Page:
The name Voak reached English shores for the first time with the ancestors of the Voak family as they migrated following the Norman Conquest
of 1066. The name Voak is based on the Norman personal name Fulco.
The line of this name descends from the noble house of Fulco
Nerra, who held the title of Count of Anjou
The Norman People and Their Existing Descendants in the British Dominions and the United States Of America. Baltimore: Genealogical Publishing, 1975. Print. (ISBN 0-8063-0636-X)
Guido Fitz-Fulco of Normandy
was listed in the Magni Rotuli Scaccarii Normanniae (1180-1195.)
Early Origins of the Voak family
The surname Voak was first found in Norfolk
where they were granted lands by William de Warrene. The first confirmed record of the family was Folco or Fulco who was listed in the Domesday Book
of 1086. CITATION[CLOSE]
Reaney, P.H and R.M. Wilson, A Dictionary of English Surnames. London: Routledge, 1991. Print. (ISBN 0-415-05737-X)
Rotuli Curiae Regis rolls list Robert, Geoffry, Theobald, William F. Fulco in England
The mix of forename and surname entries continued for some time as the Hundredorum Rolls of 1273 lists Folkes (without surname) in Cambridgeshire; John Folke in Cambridgeshire; and Matilda Folkis in Buckinghamshire. CITATION[CLOSE]
Bardsley, C.W, A Dictionary of English and Welsh Surnames: With Special American Instances. Wiltshire: Heraldry Today, 1901. Print. (ISBN 0-900455-44-6)
The ffolkes variant was first coined by Sir Martin Browne ffolkes, 1st Baronet, FRS (1749-1821.) He was born Martin Folkes but chose to use the "ffolkes" spelling later in life. His descendants continued the tradition.
Early History of the Voak family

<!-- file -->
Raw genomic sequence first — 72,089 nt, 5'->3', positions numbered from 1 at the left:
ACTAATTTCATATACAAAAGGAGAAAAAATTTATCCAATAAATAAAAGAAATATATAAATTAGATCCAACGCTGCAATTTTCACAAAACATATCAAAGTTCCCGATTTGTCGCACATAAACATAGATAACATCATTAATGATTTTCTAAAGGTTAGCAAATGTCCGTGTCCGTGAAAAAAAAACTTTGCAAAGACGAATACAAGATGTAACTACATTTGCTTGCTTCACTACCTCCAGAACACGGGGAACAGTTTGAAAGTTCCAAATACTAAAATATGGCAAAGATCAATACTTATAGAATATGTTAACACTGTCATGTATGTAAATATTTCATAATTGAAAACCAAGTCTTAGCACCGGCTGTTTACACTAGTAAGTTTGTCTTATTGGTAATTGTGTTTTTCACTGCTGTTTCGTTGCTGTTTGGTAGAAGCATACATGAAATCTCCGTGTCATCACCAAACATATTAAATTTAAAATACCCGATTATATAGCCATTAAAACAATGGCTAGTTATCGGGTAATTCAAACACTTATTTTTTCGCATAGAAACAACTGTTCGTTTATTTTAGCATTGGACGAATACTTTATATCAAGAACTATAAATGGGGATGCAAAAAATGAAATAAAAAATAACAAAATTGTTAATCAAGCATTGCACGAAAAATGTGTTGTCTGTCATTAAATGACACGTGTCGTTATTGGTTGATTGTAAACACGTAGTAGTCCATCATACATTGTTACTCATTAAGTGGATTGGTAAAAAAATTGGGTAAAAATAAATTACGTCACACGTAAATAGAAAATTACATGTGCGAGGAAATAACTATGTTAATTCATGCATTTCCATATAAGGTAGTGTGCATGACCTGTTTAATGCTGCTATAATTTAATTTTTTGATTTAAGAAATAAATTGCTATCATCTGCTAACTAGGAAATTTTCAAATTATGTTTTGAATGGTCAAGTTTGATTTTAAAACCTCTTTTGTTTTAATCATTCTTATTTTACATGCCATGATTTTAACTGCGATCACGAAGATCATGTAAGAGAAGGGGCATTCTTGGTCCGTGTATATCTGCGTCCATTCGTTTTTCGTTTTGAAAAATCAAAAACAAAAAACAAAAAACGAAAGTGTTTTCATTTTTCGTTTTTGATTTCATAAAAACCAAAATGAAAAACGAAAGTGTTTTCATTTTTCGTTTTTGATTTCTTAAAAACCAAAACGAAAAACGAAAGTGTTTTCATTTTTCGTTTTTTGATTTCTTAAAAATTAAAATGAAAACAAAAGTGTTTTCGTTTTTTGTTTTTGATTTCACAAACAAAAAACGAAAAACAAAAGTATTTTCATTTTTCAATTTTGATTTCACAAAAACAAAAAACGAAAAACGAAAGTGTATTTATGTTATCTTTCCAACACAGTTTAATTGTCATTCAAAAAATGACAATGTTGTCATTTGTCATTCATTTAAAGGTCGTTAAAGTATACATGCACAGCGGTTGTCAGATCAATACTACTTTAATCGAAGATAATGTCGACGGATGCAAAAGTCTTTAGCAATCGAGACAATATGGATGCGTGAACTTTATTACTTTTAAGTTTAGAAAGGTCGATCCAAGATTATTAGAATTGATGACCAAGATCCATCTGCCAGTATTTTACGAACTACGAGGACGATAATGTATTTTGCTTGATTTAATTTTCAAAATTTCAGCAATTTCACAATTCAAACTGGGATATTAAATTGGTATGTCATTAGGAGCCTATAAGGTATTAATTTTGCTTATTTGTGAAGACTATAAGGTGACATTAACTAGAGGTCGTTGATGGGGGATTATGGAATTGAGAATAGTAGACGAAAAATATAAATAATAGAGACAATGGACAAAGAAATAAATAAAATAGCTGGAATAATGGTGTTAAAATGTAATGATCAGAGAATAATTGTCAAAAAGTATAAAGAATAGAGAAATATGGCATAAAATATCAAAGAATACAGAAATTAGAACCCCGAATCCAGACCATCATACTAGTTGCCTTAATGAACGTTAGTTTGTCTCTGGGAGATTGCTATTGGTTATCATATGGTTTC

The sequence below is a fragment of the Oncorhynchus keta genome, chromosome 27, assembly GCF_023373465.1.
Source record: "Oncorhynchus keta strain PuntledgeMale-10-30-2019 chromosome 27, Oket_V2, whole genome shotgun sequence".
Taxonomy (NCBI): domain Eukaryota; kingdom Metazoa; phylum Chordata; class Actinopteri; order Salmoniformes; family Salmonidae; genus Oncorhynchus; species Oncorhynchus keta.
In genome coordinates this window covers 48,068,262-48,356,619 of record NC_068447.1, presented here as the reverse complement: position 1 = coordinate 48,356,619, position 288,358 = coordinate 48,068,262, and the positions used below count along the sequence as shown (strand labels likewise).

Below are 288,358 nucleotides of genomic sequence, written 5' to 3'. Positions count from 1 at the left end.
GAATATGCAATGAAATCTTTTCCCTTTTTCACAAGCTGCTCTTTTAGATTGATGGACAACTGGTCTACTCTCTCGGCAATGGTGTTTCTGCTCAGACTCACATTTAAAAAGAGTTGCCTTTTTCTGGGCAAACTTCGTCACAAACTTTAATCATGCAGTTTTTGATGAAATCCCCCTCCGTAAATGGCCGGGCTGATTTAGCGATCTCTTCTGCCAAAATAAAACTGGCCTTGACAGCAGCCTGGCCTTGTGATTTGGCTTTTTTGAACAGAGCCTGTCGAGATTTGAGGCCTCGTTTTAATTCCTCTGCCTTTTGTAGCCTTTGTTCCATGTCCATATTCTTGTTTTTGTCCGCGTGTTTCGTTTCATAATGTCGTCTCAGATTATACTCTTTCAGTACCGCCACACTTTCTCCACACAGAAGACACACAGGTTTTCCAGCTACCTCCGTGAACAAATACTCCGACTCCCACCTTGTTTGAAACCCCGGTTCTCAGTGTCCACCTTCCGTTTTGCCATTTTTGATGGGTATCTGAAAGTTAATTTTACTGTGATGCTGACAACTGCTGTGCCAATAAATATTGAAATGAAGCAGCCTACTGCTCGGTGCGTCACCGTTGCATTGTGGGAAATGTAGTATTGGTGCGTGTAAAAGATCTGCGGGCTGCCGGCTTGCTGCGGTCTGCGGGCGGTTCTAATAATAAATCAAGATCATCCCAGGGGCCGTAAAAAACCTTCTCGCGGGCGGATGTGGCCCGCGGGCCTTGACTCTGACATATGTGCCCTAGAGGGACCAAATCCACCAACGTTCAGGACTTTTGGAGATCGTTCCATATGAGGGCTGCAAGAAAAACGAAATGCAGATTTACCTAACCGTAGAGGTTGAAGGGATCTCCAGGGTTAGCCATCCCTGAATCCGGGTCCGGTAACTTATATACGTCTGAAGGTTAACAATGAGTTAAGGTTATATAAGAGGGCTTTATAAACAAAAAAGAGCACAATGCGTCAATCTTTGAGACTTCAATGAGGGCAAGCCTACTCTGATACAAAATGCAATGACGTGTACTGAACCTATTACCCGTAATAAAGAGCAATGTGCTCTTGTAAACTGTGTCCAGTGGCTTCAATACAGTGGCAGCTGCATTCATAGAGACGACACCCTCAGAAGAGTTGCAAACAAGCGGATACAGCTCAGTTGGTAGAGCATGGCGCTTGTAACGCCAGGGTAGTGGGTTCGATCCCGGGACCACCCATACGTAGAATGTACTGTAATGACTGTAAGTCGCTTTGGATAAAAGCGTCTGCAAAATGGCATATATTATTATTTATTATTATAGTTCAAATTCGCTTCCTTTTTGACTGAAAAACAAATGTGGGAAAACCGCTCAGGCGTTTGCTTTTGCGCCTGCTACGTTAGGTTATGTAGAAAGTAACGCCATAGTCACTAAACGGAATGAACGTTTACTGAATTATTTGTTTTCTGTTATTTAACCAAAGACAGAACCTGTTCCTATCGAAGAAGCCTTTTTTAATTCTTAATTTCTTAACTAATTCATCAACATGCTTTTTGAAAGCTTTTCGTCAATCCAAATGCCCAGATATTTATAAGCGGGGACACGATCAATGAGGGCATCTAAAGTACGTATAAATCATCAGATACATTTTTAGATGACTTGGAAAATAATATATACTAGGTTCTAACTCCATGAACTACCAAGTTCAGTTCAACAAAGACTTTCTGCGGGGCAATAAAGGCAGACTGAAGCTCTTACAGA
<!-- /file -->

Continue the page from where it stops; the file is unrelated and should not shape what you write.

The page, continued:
This web page shows only a small excerpt of our Voak research.Another 217 words (16 lines of text) covering the years 1653, 1685, 1596, 1662, 1644, 1652, 1638, 1710, 1690, 1765, 1690 and 1754 are included under the topic Early Voak History in all our PDF Extended History products and printed products wherever possible.
Voak Spelling Variations
It is only in the last few hundred
years that the English language has been standardized. For that reason, Anglo-Norman surnames like Voak are characterized by many spelling variations
. Scribes and monks in the Middle Ages spelled names they sounded, so it is common to find several variations that refer to a single person. As the English language changed and incorporated elements of other European languages such as Norman French and Latin, even literate people regularly changed the spelling of their names. The variations of the name Voak include Folke, Folk, Folkes, Fulke, Fooke, Fooks, Foolk, Fowke and many more.
Early Notables of the Voak family (pre 1700)
Outstanding amongst the family at this time was John Fowke (c.
1596-1662), an English merchant and politician, Sheriff of London in 1644 and Lord Mayor of London in 1652; Phineas Fowke, M.D. (1638-1710), an... Another 33 words (2 lines of text) are included under the topic Early Voak Notables in all our PDF Extended History products and printed products wherever possible.
Migration of the Voak family to Ireland
Some of the Voak family moved to Ireland
, but this topic is not covered in this excerpt.Another 106 words (8 lines of text) about their life in Ireland is included in all our PDF Extended History products and printed products wherever possible.
Migration of the Voak family to the New World and Oceana
Some of the first settlers of this family name were:
Voak Settlers in New Zealand in the 19th Century
- Charles Joseph Voak, aged 13, who arrived in Wellington, New Zealand aboard the ship "Collingwood" in 1875
- Margaret Voak, aged 34, a laundress, who arrived in Wellington, New Zealand aboard the ship "Collingwood" in 1875
- Bridget Voak, aged 17, a servant, who arrived in Wellington, New Zealand aboard the ship "Collingwood" in 1875
- Margaret Voak, aged 8, who arrived in Wellington, New Zealand aboard the ship "Collingwood" in 1875
- William Henry Voak, aged 6, who arrived in Wellington, New Zealand aboard the ship "Collingwood" in 1875
The Voak Motto
The motto was originally a war cry or slogan. Mottoes first began to be shown with arms in the 14th and 15th centuries, but were not in general use until the 17th century. Thus the oldest coats of arms generally do not include a motto. Mottoes seldom form part of the grant of arms: Under most heraldic authorities, a motto is an optional component of the coat of arms, and can be added to or changed at will; many families have chosen not to display a motto.
Motto: Qui sera sera
Motto Translation: Whatever will be.